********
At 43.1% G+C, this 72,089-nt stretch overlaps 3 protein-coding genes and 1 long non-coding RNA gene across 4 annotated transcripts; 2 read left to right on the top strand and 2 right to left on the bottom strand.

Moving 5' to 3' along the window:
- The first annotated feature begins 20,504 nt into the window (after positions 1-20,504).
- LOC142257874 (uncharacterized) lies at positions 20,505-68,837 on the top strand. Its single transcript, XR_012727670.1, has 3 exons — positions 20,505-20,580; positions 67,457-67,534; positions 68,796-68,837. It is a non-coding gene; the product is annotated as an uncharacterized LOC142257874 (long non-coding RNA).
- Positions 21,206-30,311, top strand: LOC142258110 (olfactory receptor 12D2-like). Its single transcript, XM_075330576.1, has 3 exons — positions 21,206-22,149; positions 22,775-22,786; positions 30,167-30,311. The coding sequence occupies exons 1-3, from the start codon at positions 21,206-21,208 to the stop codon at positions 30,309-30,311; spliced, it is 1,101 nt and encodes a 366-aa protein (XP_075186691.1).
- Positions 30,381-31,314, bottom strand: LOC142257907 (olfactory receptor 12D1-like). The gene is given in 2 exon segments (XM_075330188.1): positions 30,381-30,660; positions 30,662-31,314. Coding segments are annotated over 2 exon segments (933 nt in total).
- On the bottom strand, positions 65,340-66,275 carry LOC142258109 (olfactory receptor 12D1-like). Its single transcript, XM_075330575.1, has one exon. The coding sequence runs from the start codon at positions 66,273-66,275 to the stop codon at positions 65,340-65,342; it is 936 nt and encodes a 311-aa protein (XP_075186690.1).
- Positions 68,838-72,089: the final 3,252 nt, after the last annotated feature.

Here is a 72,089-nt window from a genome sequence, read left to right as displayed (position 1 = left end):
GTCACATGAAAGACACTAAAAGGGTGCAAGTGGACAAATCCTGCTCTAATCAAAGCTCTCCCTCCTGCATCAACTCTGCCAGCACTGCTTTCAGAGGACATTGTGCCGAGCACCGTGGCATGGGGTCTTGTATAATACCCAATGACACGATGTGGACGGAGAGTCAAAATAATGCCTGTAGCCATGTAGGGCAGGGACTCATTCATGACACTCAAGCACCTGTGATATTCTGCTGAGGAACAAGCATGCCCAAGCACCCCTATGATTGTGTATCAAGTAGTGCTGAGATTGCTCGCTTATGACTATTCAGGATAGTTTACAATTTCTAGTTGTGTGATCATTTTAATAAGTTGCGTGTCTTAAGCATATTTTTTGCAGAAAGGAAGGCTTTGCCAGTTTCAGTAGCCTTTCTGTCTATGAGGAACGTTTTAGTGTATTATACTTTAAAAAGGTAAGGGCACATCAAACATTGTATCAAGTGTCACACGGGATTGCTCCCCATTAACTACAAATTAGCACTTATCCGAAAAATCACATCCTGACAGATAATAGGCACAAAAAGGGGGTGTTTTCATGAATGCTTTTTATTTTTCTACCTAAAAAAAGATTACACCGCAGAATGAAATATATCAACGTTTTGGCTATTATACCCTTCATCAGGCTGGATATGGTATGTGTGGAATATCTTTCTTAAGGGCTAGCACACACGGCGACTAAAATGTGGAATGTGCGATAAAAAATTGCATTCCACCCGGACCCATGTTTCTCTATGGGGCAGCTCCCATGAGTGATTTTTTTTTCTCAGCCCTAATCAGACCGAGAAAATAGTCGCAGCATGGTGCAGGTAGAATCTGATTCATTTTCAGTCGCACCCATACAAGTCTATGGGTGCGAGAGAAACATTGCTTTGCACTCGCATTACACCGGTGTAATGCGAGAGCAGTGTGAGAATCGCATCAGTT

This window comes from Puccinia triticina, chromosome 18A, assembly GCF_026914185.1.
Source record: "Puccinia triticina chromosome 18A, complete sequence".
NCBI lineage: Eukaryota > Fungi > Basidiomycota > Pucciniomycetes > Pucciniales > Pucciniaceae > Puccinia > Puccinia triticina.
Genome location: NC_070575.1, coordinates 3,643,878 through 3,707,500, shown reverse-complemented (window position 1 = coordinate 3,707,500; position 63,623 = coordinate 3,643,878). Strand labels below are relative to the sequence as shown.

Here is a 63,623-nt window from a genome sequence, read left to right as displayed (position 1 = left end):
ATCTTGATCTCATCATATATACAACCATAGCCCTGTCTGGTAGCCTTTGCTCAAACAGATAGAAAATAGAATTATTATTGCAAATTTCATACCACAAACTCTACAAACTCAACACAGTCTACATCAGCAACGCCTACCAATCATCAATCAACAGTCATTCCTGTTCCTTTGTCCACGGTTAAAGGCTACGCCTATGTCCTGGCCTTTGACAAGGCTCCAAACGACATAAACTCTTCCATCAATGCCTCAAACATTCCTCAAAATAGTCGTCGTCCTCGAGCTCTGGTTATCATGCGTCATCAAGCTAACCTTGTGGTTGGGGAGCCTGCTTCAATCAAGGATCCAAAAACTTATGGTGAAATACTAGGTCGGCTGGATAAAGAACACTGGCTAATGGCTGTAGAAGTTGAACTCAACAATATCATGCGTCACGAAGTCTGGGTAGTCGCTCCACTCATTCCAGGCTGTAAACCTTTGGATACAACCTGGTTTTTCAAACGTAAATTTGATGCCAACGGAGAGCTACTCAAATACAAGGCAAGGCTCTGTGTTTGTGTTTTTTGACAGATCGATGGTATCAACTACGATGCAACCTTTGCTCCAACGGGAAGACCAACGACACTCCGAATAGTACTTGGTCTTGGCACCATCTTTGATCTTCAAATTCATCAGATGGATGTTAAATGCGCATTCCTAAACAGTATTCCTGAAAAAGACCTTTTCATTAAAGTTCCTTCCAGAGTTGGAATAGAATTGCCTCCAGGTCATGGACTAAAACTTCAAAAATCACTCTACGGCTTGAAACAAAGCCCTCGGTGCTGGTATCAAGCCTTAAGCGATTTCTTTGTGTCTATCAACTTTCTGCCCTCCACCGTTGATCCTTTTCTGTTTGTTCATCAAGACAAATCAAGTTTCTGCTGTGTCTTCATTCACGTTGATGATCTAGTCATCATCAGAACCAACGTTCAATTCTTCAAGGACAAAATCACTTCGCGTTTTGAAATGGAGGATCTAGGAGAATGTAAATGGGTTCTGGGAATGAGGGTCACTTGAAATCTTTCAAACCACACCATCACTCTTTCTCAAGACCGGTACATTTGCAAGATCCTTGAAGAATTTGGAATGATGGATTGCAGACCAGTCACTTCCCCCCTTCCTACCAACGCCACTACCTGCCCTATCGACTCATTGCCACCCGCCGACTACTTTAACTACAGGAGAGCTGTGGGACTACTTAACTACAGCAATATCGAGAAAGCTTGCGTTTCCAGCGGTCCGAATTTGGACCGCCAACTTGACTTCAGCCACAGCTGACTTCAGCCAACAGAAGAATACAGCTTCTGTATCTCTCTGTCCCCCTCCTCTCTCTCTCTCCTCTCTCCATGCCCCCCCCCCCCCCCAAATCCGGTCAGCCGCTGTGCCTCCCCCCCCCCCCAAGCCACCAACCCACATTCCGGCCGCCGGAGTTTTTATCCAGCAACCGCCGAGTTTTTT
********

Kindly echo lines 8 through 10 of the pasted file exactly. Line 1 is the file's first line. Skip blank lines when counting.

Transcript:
- Positions 68,838-72,089: the final 3,252 nt, after the last annotated feature.

Here is a 72,089-nt window from a genome sequence, read left to right as displayed (position 1 = left end):
GTCACATGAAAGACACTAAAAGGGTGCAAGTGGACAAATCCTGCTCTAATCAAAGCTCTCCCTCCTGCATCAACTCTGCCAGCACTGCTTTCAGAGGACATTGTGCCGAGCACCGTGGCATGGGGTCTTGTATAATACCCAATGACACGATGTGGACGGAGAGTCAAAATAATGCCTGTAGCCATGTAGGGCAGGGACTCATTCATGACACTCAAGCACCTGTGATATTCTGCTGAGGAACAAGCATGCCCAAGCACCCCTATGATTGTGTATCAAGTAGTGCTGAGATTGCTCGCTTATGACTATTCAGGATAGTTTACAATTTCTAGTTGTGTGATCATTTTAATAAGTTGCGTGTCTTAAGCATATTTTTTGCAGAAAGGAAGGCTTTGCCAGTTTCAGTAGCCTTTCTGTCTATGAGGAACGTTTTAGTGTATTATACTTTAAAAAGGTAAGGGCACATCAAACATTGTATCAAGTGTCACACGGGATTGCTCCCCATTAACTACAAATTAGCACTTATCCGAAAAATCACATCCTGACAGATAATAGGCACAAAAAGGGGGTGTTTTCATGAATGCTTTTTATTTTTCTACCTAAAAAAAGATTACACCGCAGAATGAAATATATCAACGTTTTGGCTATTATACCCTTCATCAGGCTGGATATGGTATGTGTGGAATATCTTTCTTAAGGGCTAGCACACACGGCGACTAAAATGTGGAATGTGCGATAAAAAATTGCATTCCACCCGGACCCATGTTTCTCTATGGGGCAGCTCCCATGAGTGATTTTTTTTTCTCAGCCCTAATCAGACCGAGAAAATAGTCGCAGCATGGTGCAGGTAGAATCTGATTCATTTTCAGTCGCACCCATACAAGTCTATGGGTGCGAGAGAAACATTGCTTTGCACTCGCATTACACCGGTGTAATGCGAGAGCAGTGTGAGAATCGCATCAGTT